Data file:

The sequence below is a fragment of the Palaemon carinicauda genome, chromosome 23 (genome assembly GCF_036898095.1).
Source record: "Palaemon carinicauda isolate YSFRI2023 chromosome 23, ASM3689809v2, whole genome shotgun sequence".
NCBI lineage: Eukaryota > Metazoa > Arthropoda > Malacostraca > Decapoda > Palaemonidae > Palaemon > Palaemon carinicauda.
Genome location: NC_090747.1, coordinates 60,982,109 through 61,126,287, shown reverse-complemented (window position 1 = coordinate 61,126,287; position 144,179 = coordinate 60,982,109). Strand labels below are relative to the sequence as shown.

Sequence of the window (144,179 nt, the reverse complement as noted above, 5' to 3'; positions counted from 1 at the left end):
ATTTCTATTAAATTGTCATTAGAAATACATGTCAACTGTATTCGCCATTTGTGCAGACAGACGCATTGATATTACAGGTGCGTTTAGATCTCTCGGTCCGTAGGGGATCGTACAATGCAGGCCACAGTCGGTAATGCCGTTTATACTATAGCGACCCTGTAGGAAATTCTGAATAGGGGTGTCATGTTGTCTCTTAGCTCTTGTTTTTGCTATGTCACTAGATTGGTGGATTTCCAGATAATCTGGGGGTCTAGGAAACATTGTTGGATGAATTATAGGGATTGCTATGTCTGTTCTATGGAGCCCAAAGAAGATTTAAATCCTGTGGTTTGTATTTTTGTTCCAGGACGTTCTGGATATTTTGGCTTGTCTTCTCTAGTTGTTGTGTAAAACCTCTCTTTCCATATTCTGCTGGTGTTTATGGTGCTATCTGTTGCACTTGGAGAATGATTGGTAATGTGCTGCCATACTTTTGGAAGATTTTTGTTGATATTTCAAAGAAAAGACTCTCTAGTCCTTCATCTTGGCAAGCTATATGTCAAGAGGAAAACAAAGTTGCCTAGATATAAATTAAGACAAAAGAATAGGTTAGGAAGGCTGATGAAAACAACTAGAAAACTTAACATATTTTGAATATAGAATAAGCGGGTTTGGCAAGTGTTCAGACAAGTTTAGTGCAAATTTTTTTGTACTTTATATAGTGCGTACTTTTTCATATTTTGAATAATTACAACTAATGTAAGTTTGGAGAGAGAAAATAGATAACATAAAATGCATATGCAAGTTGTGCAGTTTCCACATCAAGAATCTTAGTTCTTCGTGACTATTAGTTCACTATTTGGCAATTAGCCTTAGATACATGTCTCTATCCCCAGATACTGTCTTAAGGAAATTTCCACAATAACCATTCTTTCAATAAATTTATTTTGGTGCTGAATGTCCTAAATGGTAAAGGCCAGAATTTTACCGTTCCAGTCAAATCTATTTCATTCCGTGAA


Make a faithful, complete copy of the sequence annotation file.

The sequence below is a fragment of the Palaemon carinicauda genome, chromosome 23 (genome assembly GCF_036898095.1).
Source record: "Palaemon carinicauda isolate YSFRI2023 chromosome 23, ASM3689809v2, whole genome shotgun sequence".
NCBI lineage: Eukaryota > Metazoa > Arthropoda > Malacostraca > Decapoda > Palaemonidae > Palaemon > Palaemon carinicauda.
Genome location: NC_090747.1, coordinates 60,982,109 through 61,126,287, shown reverse-complemented (window position 1 = coordinate 61,126,287; position 144,179 = coordinate 60,982,109). Strand labels below are relative to the sequence as shown.

Sequence of the window (144,179 nt, the reverse complement as noted above, 5' to 3'; positions counted from 1 at the left end):
ATTTCTATTAAATTGTCATTAGAAATACATGTCAACTGTATTCGCCATTTGTGCAGACAGACGCATTGATATTACAGGTGCGTTTAGATCTCTCGGTCCGTAGGGGATCGTACAATGCAGGCCACAGTCGGTAATGCCGTTTATACTATAGCGACCCTGTAGGAAATTCTGAATAGGGGTGTCATGTTGTCTCTTAGCTCTTGTTTTTGCTATGTCACTAGATTGGTGGATTTCCAGATAATCTGGGGGTCTAGGAAACATTGTTGGATGAATTATAGGGATTGCTATGTCTGTTCTATGGAGCCCAAAGAAGATTTAAATCCTGTGGTTTGTATTTTTGTTCCAGGACGTTCTGGATATTTTGGCTTGTCTTCTCTAGTTGTTGTGTAAAACCTCTCTTTCCATATTCTGCTGGTGTTTATGGTGCTATCTGTTGCACTTGGAGAATGATTGGTAATGTGCTGCCATACTTTTGGAAGATTTTTGTTGATATTTCAAAGAAAAGACTCTCTAGTCCTTCATCTTGGCAAGCTATATGTCAAGAGGAAAACAAAGTTGCCTAGATATAAATTAAGACAAAAGAATAGGTTAGGAAGGCTGATGAAAACAACTAGAAAACTTAACATATTTTGAATATAGAATAAGCGGGTTTGGCAAGTGTTCAGACAAGTTTAGTGCAAATTTTTTTGTACTTTATATAGTGCGTACTTTTTCATATTTTGAATAATTACAACTAATGTAAGTTTGGAGAGAGAAAATAGATAACATAAAATGCATATGCAAGTTGTGCAGTTTCCACATCAAGAATCTTAGTTCTTCGTGACTATTAGTTCACTATTTGGCAATTAGCCTTAGATACATGTCTCTATCCCCAGATACTGTCTTAAGGAAATTTCCACAATAACCATTCTTTCAATAAATTTATTTTGGTGCTGAATGTCCTAAATGGTAAAGGCCAGAATTTTACCGTTCCAGTCAAATCTATTTCATTCCGTGAA